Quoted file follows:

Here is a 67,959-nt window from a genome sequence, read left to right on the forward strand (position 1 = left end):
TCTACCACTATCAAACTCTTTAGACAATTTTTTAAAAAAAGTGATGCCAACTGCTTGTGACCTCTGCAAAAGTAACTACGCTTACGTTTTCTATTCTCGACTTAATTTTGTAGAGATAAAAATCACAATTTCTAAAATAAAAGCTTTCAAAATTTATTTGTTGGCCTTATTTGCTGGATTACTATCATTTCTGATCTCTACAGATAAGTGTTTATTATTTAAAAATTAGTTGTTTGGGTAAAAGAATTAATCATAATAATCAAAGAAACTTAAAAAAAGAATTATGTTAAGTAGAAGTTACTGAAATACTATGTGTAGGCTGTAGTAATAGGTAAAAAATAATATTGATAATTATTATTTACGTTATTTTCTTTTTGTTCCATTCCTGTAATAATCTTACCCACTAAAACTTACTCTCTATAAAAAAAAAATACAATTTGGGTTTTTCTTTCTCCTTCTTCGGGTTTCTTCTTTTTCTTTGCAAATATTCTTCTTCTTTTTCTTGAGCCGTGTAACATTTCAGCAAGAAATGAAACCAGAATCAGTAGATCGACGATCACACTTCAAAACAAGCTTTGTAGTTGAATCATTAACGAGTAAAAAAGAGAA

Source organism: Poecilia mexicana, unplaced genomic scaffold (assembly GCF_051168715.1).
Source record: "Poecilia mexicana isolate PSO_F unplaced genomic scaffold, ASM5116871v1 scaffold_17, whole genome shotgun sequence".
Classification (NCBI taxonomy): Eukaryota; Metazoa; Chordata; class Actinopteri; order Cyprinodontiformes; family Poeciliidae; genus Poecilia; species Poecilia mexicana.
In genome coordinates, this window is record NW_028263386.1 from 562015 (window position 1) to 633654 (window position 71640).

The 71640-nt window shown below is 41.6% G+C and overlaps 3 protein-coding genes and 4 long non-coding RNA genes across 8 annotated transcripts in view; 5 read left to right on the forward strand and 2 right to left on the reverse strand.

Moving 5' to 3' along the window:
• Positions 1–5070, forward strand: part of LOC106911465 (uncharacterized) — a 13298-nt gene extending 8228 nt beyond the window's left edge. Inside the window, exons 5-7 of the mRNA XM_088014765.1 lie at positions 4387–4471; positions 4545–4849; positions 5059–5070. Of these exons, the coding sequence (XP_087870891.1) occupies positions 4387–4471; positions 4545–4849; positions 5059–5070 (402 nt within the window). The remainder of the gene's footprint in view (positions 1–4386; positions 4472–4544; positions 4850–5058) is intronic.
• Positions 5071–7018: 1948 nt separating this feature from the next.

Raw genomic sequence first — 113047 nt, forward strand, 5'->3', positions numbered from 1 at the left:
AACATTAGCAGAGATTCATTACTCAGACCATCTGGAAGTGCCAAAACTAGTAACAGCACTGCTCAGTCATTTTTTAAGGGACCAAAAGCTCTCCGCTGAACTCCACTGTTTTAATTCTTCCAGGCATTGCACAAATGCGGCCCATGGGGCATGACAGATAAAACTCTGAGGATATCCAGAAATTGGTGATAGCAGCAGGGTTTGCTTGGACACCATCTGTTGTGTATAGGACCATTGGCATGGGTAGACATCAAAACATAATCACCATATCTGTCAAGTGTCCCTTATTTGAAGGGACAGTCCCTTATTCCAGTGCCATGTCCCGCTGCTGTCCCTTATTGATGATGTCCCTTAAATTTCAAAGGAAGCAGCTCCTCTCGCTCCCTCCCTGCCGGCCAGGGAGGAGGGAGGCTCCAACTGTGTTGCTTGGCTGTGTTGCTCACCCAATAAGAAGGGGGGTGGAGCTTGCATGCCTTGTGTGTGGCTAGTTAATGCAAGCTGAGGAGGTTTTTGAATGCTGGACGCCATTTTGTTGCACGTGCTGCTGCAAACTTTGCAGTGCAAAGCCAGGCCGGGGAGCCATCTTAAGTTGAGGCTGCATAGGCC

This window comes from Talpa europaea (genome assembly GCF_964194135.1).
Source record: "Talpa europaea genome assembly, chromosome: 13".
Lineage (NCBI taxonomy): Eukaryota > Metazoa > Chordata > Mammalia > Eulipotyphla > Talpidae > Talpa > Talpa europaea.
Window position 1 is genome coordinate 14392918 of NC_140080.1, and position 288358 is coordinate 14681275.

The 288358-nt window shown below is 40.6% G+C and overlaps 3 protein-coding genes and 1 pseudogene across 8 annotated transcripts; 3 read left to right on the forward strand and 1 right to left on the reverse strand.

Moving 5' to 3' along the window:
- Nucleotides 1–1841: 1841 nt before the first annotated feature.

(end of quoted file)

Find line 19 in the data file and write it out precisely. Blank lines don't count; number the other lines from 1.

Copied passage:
- Nucleotides 1–1841: 1841 nt before the first annotated feature.